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Sunday, March 29, 2015
Is Colon Cancer Related to Genetics?
Hi: I am a healthy guy who just turned 50; my father had colon cancer at age 40 and my mother got it when she was 51. Both had surgery and neither died from colon cancer. Both of them died from unrelated causes. My question: do I have a significantly increased risk of colon cancer? I ignored this question since neither parent actually died from the disease....from what I have read online, I guess that I could have been screened at age 40, so I`m way past that with no symptoms. I have had little if any preventative medical care, but I just got a PCP and she wants to schedule a colonoscopy ASAP. Is this reasonable? Thanks.
Your doctor’s recommendation for a colonoscopy is very reasonable, and I encourage you to follow her advice. Generally when people have a family member with colon cancer diagnosed between ages 50 and 60, we recommend that colon cancer screening start at age 40 and be repeated every 5 years. For a family history of colon cancer at 40, we would recommend that screening start at age 30 (10 years prior to the earliest colon cancer diagnosis) and this should be repeated every 3-5 years. Even though you don’t have any symptoms, you could have polyps which could develop into colon cancer. Removing polyps early has been shown to reduce the chance of developing colon cancer, so not only is screening good for early detection, it’s also good for risk reduction.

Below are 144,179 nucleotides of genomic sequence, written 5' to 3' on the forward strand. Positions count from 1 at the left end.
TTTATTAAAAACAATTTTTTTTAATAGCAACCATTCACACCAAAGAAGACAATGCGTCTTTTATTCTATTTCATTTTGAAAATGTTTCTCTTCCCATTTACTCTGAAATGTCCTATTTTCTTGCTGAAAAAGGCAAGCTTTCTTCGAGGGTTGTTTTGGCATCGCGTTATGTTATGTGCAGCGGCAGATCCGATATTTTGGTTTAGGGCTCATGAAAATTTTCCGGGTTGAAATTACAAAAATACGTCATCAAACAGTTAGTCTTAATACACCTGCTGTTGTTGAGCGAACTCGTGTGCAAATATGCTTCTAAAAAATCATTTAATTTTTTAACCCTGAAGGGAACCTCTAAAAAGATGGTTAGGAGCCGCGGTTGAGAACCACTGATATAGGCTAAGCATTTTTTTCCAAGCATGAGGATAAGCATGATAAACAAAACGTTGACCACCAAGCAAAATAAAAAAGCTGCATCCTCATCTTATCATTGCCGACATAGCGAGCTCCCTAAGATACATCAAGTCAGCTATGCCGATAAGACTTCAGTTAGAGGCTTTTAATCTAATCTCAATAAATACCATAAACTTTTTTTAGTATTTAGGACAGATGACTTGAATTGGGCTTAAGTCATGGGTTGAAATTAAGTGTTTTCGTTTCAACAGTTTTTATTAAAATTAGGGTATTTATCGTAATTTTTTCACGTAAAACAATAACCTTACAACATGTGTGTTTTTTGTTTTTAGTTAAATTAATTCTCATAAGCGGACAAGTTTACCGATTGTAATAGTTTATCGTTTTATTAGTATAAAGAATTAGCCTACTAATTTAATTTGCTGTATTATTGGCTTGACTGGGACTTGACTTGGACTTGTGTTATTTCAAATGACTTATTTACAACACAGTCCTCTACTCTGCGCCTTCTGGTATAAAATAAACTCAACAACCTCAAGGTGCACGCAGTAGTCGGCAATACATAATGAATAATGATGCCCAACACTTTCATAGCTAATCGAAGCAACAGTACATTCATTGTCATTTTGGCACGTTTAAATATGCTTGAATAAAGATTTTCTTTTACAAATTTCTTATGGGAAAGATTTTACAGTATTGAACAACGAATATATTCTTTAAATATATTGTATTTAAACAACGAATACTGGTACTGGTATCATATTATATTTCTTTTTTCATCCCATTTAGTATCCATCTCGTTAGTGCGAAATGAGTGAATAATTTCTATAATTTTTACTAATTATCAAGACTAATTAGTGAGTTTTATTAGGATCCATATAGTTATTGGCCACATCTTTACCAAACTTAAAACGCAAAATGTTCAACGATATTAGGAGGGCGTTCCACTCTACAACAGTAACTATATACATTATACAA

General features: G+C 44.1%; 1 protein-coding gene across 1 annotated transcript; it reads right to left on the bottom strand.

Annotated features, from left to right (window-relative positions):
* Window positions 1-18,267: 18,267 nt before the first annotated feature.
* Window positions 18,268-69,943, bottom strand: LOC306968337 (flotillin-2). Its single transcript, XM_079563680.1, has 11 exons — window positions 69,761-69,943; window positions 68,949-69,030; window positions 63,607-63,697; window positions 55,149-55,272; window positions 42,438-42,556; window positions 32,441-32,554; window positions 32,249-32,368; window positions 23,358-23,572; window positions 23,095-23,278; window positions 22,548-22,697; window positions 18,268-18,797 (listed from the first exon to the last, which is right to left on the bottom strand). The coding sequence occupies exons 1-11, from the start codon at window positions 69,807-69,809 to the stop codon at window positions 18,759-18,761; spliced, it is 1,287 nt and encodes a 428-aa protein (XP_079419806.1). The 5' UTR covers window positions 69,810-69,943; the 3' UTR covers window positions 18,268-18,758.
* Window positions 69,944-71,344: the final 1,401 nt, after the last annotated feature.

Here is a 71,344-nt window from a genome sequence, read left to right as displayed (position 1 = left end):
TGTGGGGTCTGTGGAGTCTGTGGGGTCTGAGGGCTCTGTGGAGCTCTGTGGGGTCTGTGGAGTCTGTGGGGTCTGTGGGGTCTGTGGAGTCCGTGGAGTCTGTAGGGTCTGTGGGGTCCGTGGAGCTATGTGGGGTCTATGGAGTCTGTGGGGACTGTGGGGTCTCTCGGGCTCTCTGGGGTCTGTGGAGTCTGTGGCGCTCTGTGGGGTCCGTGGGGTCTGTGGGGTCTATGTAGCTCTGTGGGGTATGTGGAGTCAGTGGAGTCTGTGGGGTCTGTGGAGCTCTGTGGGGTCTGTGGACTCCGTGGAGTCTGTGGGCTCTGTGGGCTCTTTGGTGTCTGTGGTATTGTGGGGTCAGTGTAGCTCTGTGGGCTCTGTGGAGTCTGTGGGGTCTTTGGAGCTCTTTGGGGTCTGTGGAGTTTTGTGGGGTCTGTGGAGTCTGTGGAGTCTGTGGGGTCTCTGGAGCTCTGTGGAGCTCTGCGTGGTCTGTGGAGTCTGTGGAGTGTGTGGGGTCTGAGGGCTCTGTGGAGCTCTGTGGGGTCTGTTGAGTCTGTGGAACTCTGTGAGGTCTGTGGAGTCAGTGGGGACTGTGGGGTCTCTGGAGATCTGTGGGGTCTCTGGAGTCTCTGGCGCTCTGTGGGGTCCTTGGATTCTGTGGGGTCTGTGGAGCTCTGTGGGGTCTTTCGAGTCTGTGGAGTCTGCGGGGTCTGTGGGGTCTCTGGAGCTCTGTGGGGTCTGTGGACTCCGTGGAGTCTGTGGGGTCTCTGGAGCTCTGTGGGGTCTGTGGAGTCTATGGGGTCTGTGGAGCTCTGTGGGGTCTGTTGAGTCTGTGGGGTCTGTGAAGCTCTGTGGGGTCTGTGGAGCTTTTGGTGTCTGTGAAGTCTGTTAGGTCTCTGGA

Now, considering that your father was so young when he was diagnosed, you should also think about the possibility that this could be a hereditary form of colon cancer, and you might be at substantially higher risk for colon cancer than most people your age. If you have a hereditary form of colon cancer more frequent screening may be recommended (possibly as frequently as every 1-2 years). You can contact a genetics center in your area and speak with a genetic counselor to review your family history and discuss the optimum level of screening and the possibility of genetic testing. You can find a genetics center in your geographic area by visiting the website of the National Society of Genetic Counselors. You can get more information on colon cancer by visiting the National Cancer Institute. You can also get more information about hereditary colon cancer at the following link:
Duane D Culler, PhD, MS
Clinical Instructor of Genetics
School of Medicine
Case Western Reserve University